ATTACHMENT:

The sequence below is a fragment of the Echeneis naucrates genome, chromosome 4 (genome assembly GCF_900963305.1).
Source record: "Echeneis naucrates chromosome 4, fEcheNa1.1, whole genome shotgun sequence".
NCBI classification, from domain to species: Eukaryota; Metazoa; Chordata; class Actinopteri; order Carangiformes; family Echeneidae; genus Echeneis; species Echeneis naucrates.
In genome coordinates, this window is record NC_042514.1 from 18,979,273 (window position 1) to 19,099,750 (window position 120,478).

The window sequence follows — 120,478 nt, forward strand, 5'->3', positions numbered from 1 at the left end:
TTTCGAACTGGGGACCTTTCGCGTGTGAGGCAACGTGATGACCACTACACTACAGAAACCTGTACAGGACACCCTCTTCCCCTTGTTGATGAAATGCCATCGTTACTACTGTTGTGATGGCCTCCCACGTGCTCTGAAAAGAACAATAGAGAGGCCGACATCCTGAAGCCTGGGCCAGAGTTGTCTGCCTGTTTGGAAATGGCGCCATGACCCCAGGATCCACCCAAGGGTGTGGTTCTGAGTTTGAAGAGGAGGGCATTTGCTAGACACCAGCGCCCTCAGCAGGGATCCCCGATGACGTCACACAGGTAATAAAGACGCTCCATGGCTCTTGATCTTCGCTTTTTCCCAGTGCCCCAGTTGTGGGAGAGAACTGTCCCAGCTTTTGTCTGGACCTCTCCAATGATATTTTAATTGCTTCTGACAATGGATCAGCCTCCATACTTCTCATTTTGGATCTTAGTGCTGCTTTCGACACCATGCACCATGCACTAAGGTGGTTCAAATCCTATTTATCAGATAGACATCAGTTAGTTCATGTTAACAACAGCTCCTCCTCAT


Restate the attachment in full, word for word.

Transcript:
The sequence below is a fragment of the Echeneis naucrates genome, chromosome 4 (genome assembly GCF_900963305.1).
Source record: "Echeneis naucrates chromosome 4, fEcheNa1.1, whole genome shotgun sequence".
NCBI classification, from domain to species: Eukaryota; Metazoa; Chordata; class Actinopteri; order Carangiformes; family Echeneidae; genus Echeneis; species Echeneis naucrates.
In genome coordinates, this window is record NC_042514.1 from 18,979,273 (window position 1) to 19,099,750 (window position 120,478).

The window sequence follows — 120,478 nt, forward strand, 5'->3', positions numbered from 1 at the left end:
TTTCGAACTGGGGACCTTTCGCGTGTGAGGCAACGTGATGACCACTACACTACAGAAACCTGTACAGGACACCCTCTTCCCCTTGTTGATGAAATGCCATCGTTACTACTGTTGTGATGGCCTCCCACGTGCTCTGAAAAGAACAATAGAGAGGCCGACATCCTGAAGCCTGGGCCAGAGTTGTCTGCCTGTTTGGAAATGGCGCCATGACCCCAGGATCCACCCAAGGGTGTGGTTCTGAGTTTGAAGAGGAGGGCATTTGCTAGACACCAGCGCCCTCAGCAGGGATCCCCGATGACGTCACACAGGTAATAAAGACGCTCCATGGCTCTTGATCTTCGCTTTTTCCCAGTGCCCCAGTTGTGGGAGAGAACTGTCCCAGCTTTTGTCTGGACCTCTCCAATGATATTTTAATTGCTTCTGACAATGGATCAGCCTCCATACTTCTCATTTTGGATCTTAGTGCTGCTTTCGACACCATGCACCATGCACTAAGGTGGTTCAAATCCTATTTATCAGATAGACATCAGTTAGTTCATGTTAACAACAGCTCCTCCTCAT